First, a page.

We should accept that people without post-school qualifications have worse health than those with degrees and instead focus on where the most improvements in health can be made, according to government policy advisory group WRR.
Rather than focus on closing the gap between population groups, efforts should be concentrated on where the most ‘potential health improvements’ are, the WRR said in a new report.
The Dutch in general live longer and have a healthier life than they used to, but class differences remain or have even widened, the report said. Trying to close these gaps is ‘a recipe for disappointment’, the WRR said.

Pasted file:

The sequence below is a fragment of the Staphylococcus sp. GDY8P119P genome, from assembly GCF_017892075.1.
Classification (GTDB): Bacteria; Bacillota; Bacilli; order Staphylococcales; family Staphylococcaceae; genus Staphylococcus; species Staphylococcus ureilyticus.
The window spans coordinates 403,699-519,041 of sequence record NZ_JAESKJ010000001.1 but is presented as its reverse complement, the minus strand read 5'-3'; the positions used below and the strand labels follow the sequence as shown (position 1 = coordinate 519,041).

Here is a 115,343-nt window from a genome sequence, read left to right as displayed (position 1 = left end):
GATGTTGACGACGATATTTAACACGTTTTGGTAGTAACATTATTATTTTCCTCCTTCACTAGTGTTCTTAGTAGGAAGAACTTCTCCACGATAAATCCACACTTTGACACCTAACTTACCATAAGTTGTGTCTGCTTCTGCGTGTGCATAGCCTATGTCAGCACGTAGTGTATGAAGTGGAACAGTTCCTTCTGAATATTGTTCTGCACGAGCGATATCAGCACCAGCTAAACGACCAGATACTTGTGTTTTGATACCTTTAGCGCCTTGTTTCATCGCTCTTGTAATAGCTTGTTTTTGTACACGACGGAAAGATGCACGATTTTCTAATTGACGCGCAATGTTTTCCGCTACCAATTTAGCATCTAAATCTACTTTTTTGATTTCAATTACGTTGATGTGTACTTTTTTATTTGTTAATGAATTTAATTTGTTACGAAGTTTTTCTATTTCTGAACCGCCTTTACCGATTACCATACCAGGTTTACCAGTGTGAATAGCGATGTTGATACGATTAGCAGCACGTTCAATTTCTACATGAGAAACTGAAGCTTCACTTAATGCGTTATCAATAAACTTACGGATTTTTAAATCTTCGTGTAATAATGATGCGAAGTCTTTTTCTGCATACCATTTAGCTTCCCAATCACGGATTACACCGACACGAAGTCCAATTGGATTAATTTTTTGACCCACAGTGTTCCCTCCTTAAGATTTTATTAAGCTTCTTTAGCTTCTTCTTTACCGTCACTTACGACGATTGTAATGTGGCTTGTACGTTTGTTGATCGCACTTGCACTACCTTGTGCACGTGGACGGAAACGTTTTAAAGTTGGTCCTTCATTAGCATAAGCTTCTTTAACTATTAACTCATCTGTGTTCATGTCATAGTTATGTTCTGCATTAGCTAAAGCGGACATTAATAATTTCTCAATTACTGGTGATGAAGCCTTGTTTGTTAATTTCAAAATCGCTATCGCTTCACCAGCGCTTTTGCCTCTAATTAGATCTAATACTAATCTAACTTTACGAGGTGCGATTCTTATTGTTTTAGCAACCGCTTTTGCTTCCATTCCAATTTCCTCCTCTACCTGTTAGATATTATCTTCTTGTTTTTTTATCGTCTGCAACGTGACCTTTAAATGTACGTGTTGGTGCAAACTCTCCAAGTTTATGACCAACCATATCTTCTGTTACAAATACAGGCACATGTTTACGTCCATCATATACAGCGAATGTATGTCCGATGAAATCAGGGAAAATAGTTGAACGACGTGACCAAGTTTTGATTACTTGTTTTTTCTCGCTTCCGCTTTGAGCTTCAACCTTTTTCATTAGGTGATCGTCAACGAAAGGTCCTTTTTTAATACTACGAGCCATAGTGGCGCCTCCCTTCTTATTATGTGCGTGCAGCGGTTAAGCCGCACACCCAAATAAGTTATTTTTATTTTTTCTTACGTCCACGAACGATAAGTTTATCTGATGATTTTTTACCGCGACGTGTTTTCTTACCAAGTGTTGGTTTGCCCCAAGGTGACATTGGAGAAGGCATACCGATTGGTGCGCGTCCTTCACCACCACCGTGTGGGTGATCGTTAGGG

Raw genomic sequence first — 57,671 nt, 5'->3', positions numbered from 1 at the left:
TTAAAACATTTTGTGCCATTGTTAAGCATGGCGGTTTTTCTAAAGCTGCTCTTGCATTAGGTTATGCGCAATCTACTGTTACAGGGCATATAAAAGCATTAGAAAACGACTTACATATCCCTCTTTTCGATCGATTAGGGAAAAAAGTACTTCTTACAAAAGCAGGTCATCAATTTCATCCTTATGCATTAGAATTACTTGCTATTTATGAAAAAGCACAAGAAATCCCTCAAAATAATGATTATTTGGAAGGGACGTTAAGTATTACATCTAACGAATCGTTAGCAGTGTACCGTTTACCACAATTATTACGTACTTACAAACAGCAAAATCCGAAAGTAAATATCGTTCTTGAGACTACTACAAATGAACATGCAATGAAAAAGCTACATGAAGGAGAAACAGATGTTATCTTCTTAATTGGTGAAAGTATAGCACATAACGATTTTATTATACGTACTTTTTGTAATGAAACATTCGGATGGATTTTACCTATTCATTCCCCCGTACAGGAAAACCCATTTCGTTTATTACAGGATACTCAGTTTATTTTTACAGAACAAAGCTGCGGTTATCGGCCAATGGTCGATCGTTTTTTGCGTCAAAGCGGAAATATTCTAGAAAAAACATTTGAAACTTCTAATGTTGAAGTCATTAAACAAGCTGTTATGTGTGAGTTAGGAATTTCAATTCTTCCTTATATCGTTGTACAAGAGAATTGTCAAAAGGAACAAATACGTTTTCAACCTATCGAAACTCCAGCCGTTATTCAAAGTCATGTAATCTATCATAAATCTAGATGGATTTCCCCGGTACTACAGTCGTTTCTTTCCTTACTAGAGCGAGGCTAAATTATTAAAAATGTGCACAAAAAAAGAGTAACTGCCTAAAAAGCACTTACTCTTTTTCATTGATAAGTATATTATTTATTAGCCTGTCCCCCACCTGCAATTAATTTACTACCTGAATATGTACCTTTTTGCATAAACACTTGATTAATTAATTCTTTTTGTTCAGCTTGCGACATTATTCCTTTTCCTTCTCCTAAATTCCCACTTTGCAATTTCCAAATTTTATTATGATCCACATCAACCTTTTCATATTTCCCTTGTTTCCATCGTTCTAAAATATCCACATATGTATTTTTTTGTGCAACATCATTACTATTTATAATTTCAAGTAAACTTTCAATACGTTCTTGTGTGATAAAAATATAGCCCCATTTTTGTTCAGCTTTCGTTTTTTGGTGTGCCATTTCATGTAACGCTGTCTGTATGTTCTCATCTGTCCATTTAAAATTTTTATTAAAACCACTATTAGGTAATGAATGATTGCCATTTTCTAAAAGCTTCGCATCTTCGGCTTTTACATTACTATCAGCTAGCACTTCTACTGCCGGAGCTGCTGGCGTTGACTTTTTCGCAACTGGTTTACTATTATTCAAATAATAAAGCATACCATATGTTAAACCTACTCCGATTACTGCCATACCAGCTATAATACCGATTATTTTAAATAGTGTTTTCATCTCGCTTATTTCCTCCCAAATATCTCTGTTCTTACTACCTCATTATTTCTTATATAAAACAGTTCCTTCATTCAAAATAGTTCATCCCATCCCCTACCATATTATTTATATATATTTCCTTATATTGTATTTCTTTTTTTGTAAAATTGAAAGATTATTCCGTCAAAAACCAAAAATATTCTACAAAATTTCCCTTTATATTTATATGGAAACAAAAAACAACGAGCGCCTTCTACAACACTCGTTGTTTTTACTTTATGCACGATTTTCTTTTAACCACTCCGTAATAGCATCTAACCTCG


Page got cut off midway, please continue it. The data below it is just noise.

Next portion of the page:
For example, despite major efforts to discourage smoking, the difference in smoking rates between people with no post-school qualifications and people with college and university degrees has stretched from 4% to 10%.
Combating smoking, alcohol abuse and obesity can be done better with targeted ‘lifestyle interventions’, the WRR said, arguing for a focus on prevention. The organisation also says psychiatric illness should be given more priority.
Men in Netherlands without qualifications reach an average age of 76.8 years-old, while those with degrees top 83.
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